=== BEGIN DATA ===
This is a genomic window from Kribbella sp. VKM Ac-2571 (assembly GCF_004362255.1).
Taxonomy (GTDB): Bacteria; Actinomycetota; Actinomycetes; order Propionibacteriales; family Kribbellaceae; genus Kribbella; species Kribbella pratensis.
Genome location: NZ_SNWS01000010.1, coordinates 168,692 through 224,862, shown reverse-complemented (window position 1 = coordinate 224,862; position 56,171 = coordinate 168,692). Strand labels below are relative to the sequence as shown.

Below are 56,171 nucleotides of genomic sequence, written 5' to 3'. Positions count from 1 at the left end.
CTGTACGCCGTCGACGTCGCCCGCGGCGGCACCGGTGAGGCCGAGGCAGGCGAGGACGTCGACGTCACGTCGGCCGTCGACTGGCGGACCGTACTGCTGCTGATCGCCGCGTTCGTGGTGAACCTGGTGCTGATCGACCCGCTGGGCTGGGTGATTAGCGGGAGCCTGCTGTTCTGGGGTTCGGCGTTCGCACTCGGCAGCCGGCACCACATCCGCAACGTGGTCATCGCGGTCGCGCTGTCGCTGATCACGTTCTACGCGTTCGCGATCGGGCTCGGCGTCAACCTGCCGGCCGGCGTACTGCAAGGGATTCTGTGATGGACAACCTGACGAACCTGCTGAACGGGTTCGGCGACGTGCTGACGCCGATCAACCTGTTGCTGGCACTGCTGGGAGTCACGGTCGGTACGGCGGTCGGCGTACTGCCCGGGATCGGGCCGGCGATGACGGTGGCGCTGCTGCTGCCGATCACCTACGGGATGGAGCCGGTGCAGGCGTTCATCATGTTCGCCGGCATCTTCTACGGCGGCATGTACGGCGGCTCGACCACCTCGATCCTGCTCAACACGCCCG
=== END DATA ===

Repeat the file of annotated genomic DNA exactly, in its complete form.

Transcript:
This is a genomic window from Kribbella sp. VKM Ac-2571 (assembly GCF_004362255.1).
Taxonomy (GTDB): Bacteria; Actinomycetota; Actinomycetes; order Propionibacteriales; family Kribbellaceae; genus Kribbella; species Kribbella pratensis.
Genome location: NZ_SNWS01000010.1, coordinates 168,692 through 224,862, shown reverse-complemented (window position 1 = coordinate 224,862; position 56,171 = coordinate 168,692). Strand labels below are relative to the sequence as shown.

Below are 56,171 nucleotides of genomic sequence, written 5' to 3'. Positions count from 1 at the left end.
CTGTACGCCGTCGACGTCGCCCGCGGCGGCACCGGTGAGGCCGAGGCAGGCGAGGACGTCGACGTCACGTCGGCCGTCGACTGGCGGACCGTACTGCTGCTGATCGCCGCGTTCGTGGTGAACCTGGTGCTGATCGACCCGCTGGGCTGGGTGATTAGCGGGAGCCTGCTGTTCTGGGGTTCGGCGTTCGCACTCGGCAGCCGGCACCACATCCGCAACGTGGTCATCGCGGTCGCGCTGTCGCTGATCACGTTCTACGCGTTCGCGATCGGGCTCGGCGTCAACCTGCCGGCCGGCGTACTGCAAGGGATTCTGTGATGGACAACCTGACGAACCTGCTGAACGGGTTCGGCGACGTGCTGACGCCGATCAACCTGTTGCTGGCACTGCTGGGAGTCACGGTCGGTACGGCGGTCGGCGTACTGCCCGGGATCGGGCCGGCGATGACGGTGGCGCTGCTGCTGCCGATCACCTACGGGATGGAGCCGGTGCAGGCGTTCATCATGTTCGCCGGCATCTTCTACGGCGGCATGTACGGCGGCTCGACCACCTCGATCCTGCTCAACACGCCCG